What always strikes me when I return to my mom's house is that those same thousands of photos that we keep on our phone, she still has the prints! The tangible, imperfect, sometimes out-of-focus prints! For our generation, I'm sure it's the same in most of our family homes.  And it's a jolt of nolstalgia when we come across those photos.  There are very few memories I have that don't contain my mom with her battered old Pentax in hand at the beach and in the garden and at our dance recitals/softball games/various milestones and the excitement of dropping off the film to be developed, not knowing exactly what was on it this time.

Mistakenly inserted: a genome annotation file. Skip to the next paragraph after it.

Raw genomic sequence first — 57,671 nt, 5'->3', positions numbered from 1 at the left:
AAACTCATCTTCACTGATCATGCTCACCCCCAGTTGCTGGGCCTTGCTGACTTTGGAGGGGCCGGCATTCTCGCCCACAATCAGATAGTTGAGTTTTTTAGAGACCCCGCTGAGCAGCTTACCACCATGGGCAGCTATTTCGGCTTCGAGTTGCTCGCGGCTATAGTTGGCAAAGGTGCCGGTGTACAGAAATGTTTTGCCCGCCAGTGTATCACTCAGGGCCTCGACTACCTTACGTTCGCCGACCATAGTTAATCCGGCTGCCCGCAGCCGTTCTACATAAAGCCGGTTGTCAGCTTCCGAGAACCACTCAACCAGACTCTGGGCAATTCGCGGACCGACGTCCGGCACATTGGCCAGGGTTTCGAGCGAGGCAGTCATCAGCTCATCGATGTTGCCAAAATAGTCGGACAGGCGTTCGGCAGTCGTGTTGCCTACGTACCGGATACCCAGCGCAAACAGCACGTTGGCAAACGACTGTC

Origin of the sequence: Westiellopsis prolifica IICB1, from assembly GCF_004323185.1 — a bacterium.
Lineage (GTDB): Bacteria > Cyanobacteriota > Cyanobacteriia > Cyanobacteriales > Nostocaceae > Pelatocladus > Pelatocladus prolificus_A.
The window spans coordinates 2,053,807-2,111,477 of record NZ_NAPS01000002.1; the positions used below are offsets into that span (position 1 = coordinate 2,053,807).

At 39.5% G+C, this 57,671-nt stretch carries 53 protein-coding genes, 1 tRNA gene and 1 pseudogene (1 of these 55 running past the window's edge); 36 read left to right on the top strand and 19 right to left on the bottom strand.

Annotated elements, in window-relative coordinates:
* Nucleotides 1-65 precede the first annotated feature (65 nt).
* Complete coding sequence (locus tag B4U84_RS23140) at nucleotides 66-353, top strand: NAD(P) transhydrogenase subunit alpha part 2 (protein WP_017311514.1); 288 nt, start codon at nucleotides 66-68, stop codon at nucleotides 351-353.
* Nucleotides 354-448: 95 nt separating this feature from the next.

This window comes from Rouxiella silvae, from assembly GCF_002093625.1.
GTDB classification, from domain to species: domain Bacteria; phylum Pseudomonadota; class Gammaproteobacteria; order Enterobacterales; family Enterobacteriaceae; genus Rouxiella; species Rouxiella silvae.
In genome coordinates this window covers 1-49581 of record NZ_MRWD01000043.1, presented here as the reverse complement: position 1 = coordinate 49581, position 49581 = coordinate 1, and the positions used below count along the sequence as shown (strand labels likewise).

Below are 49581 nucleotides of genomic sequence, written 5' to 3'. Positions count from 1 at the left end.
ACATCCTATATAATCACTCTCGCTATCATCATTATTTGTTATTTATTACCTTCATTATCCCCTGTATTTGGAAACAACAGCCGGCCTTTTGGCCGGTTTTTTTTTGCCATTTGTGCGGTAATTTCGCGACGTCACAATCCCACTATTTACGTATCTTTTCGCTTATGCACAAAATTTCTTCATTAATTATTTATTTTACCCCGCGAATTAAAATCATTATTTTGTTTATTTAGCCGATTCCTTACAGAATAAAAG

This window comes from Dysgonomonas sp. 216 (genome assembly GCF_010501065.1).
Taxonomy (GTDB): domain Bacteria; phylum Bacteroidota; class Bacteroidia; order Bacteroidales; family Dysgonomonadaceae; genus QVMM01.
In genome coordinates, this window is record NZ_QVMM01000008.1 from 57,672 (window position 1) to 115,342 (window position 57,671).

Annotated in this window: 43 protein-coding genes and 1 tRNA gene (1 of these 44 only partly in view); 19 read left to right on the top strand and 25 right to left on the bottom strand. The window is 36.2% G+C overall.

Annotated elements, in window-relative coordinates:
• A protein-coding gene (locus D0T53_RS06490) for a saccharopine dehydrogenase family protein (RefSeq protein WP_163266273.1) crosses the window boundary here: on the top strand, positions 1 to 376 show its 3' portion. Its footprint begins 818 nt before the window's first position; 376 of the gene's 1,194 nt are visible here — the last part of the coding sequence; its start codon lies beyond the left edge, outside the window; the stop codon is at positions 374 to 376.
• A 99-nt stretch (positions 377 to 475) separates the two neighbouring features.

In 2003, just as digital photography was building up steam, I graduated from high school and my mom gifted me with the most beautiful Minolta.  It had digital displays and auto-focus.  It had all the bells and whistles of a truly great camera.  However, I was an ungrateful little brat and promptly stashed it away in my closet for the sheer annoying fact that it wasn't a digital camera.  Here mom was so thoughtfully gifting me with my very own fancy-pants version of her Pentax, hoping I would artfully capture the next exhilarating 4 years of university and really learn my craft, when all I wanted was some drunk selfies with my friends that I could delete in the morning after cringing my way through them (this was also pre-Facebook, we really had it so good!).